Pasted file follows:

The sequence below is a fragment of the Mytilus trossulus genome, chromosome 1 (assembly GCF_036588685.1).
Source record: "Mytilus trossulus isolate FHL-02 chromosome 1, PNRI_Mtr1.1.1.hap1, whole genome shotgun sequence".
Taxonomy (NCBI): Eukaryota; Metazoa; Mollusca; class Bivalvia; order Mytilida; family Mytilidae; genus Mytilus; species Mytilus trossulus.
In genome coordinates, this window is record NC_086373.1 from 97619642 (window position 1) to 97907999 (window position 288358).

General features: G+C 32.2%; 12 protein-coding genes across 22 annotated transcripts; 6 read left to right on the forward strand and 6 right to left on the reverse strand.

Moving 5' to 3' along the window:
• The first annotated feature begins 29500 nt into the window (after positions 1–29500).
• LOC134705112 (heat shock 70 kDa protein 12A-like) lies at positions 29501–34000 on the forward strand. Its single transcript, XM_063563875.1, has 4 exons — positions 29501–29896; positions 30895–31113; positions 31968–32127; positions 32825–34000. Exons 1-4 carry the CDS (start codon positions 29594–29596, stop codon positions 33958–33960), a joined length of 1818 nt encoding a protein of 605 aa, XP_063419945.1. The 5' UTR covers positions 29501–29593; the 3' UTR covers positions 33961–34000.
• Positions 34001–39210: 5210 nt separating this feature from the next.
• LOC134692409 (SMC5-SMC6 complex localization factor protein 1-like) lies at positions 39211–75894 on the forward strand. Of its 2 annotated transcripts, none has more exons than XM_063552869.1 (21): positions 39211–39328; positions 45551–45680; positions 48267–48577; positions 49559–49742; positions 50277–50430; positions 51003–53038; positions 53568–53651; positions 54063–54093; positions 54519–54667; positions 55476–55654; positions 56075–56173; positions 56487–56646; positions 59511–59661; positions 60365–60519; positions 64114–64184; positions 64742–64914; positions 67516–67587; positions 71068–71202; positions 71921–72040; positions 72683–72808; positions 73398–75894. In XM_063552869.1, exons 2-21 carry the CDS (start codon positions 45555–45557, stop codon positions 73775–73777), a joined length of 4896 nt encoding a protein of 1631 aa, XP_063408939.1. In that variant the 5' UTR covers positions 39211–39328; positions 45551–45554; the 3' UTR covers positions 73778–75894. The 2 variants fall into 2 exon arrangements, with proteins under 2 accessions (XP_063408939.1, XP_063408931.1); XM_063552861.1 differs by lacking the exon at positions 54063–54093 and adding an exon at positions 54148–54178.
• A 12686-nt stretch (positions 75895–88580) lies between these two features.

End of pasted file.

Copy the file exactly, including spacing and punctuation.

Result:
The sequence below is a fragment of the Mytilus trossulus genome, chromosome 1 (assembly GCF_036588685.1).
Source record: "Mytilus trossulus isolate FHL-02 chromosome 1, PNRI_Mtr1.1.1.hap1, whole genome shotgun sequence".
Taxonomy (NCBI): Eukaryota; Metazoa; Mollusca; class Bivalvia; order Mytilida; family Mytilidae; genus Mytilus; species Mytilus trossulus.
In genome coordinates, this window is record NC_086373.1 from 97619642 (window position 1) to 97907999 (window position 288358).

General features: G+C 32.2%; 12 protein-coding genes across 22 annotated transcripts; 6 read left to right on the forward strand and 6 right to left on the reverse strand.

Moving 5' to 3' along the window:
• The first annotated feature begins 29500 nt into the window (after positions 1–29500).
• LOC134705112 (heat shock 70 kDa protein 12A-like) lies at positions 29501–34000 on the forward strand. Its single transcript, XM_063563875.1, has 4 exons — positions 29501–29896; positions 30895–31113; positions 31968–32127; positions 32825–34000. Exons 1-4 carry the CDS (start codon positions 29594–29596, stop codon positions 33958–33960), a joined length of 1818 nt encoding a protein of 605 aa, XP_063419945.1. The 5' UTR covers positions 29501–29593; the 3' UTR covers positions 33961–34000.
• Positions 34001–39210: 5210 nt separating this feature from the next.
• LOC134692409 (SMC5-SMC6 complex localization factor protein 1-like) lies at positions 39211–75894 on the forward strand. Of its 2 annotated transcripts, none has more exons than XM_063552869.1 (21): positions 39211–39328; positions 45551–45680; positions 48267–48577; positions 49559–49742; positions 50277–50430; positions 51003–53038; positions 53568–53651; positions 54063–54093; positions 54519–54667; positions 55476–55654; positions 56075–56173; positions 56487–56646; positions 59511–59661; positions 60365–60519; positions 64114–64184; positions 64742–64914; positions 67516–67587; positions 71068–71202; positions 71921–72040; positions 72683–72808; positions 73398–75894. In XM_063552869.1, exons 2-21 carry the CDS (start codon positions 45555–45557, stop codon positions 73775–73777), a joined length of 4896 nt encoding a protein of 1631 aa, XP_063408939.1. In that variant the 5' UTR covers positions 39211–39328; positions 45551–45554; the 3' UTR covers positions 73778–75894. The 2 variants fall into 2 exon arrangements, with proteins under 2 accessions (XP_063408939.1, XP_063408931.1); XM_063552861.1 differs by lacking the exon at positions 54063–54093 and adding an exon at positions 54148–54178.
• A 12686-nt stretch (positions 75895–88580) lies between these two features.